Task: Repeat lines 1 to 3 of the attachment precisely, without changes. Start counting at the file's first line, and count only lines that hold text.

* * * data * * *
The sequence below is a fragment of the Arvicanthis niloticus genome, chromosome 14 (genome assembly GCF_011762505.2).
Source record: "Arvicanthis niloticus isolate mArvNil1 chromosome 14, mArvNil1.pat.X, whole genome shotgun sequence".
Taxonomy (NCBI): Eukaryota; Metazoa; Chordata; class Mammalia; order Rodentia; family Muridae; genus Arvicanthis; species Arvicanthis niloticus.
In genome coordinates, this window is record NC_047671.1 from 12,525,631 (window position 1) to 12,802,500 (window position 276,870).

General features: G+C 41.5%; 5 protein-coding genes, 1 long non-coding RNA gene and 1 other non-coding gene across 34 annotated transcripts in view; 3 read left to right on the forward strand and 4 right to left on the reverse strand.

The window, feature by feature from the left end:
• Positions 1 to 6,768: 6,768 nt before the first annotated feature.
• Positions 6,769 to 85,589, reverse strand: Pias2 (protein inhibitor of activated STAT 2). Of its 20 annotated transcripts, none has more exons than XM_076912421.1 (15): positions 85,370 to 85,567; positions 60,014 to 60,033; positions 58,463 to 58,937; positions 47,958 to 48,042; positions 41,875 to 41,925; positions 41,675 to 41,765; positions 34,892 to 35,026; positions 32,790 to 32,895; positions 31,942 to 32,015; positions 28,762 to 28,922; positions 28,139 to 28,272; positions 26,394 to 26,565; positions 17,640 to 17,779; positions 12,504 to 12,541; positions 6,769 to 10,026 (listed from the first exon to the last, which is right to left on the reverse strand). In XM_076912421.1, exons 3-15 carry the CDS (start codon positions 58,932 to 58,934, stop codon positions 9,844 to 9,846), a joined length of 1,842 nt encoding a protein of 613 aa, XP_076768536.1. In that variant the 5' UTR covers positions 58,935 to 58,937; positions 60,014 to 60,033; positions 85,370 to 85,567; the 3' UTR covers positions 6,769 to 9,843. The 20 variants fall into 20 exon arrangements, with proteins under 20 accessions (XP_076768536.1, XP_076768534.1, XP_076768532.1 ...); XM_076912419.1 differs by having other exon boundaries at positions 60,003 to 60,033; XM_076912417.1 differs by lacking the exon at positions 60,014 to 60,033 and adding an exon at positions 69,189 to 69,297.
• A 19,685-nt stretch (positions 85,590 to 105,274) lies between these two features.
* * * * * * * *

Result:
The sequence below is a fragment of the Arvicanthis niloticus genome, chromosome 14 (genome assembly GCF_011762505.2).
Source record: "Arvicanthis niloticus isolate mArvNil1 chromosome 14, mArvNil1.pat.X, whole genome shotgun sequence".
Taxonomy (NCBI): Eukaryota; Metazoa; Chordata; class Mammalia; order Rodentia; family Muridae; genus Arvicanthis; species Arvicanthis niloticus.